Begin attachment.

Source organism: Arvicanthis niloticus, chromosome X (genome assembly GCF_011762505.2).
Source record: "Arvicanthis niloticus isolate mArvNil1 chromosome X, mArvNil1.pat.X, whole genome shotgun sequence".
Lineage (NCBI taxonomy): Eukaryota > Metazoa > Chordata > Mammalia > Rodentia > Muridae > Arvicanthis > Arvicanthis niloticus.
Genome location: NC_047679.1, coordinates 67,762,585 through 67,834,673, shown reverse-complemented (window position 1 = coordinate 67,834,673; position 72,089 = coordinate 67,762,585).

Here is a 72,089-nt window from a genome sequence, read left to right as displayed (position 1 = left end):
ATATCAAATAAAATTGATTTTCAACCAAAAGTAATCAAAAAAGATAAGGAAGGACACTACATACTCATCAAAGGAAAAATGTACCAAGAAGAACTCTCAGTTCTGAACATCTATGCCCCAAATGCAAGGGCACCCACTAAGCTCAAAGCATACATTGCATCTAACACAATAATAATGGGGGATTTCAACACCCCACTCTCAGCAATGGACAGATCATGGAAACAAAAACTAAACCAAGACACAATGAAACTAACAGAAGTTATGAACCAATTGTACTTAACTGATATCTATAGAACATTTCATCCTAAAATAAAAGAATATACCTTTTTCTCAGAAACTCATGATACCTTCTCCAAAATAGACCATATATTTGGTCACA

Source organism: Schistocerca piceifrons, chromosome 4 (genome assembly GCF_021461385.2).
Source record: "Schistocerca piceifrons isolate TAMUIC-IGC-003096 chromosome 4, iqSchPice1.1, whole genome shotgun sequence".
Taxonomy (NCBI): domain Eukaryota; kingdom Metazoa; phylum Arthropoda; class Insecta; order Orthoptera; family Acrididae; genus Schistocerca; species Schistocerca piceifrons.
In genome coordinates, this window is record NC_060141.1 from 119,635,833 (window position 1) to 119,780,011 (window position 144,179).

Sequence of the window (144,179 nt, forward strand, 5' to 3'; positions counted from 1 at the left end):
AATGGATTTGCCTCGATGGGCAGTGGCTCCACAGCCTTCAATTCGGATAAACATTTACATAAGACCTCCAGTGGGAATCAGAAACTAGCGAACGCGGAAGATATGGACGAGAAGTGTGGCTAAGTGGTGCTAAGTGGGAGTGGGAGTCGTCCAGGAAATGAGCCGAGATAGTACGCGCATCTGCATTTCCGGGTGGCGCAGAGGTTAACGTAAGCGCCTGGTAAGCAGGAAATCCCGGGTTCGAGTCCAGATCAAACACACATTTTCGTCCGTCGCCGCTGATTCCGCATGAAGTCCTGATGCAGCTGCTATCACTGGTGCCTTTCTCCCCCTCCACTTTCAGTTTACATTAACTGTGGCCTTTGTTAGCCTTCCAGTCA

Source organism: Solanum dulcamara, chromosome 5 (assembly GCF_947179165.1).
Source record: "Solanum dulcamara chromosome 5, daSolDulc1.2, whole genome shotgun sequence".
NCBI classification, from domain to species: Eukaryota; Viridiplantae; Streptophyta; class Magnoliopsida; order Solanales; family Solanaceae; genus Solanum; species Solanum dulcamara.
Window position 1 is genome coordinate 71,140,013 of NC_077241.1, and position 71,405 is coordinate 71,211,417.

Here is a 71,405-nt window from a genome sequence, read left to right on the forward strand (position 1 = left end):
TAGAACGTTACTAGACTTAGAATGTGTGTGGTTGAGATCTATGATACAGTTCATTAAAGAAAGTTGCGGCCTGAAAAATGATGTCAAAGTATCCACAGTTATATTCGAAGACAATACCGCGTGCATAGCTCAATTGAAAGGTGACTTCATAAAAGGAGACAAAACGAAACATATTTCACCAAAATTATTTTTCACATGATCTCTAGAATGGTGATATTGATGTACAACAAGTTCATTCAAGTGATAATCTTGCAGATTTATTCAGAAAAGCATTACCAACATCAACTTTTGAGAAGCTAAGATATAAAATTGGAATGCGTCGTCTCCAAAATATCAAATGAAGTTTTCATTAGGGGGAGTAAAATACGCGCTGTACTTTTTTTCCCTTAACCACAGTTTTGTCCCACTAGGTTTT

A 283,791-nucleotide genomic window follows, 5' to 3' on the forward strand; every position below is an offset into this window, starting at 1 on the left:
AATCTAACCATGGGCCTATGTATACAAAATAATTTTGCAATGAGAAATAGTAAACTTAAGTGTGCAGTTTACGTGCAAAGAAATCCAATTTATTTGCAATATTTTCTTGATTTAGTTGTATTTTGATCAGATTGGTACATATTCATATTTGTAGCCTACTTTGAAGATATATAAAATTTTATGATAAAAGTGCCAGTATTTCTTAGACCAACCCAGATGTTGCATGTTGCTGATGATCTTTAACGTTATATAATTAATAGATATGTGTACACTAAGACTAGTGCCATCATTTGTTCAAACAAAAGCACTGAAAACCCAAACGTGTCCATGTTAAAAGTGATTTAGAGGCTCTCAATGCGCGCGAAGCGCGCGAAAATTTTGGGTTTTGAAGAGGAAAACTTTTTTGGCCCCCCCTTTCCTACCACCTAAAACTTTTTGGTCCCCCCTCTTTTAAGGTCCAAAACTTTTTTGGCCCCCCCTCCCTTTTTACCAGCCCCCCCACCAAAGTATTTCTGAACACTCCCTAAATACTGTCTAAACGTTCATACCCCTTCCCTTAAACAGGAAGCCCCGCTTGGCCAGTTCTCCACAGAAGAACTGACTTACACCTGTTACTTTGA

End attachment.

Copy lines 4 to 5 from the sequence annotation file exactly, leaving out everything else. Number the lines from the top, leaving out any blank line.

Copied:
Genome location: NC_047679.1, coordinates 67,762,585 through 67,834,673, shown reverse-complemented (window position 1 = coordinate 67,834,673; position 72,089 = coordinate 67,762,585).

Here is a 72,089-nt window from a genome sequence, read left to right as displayed (position 1 = left end):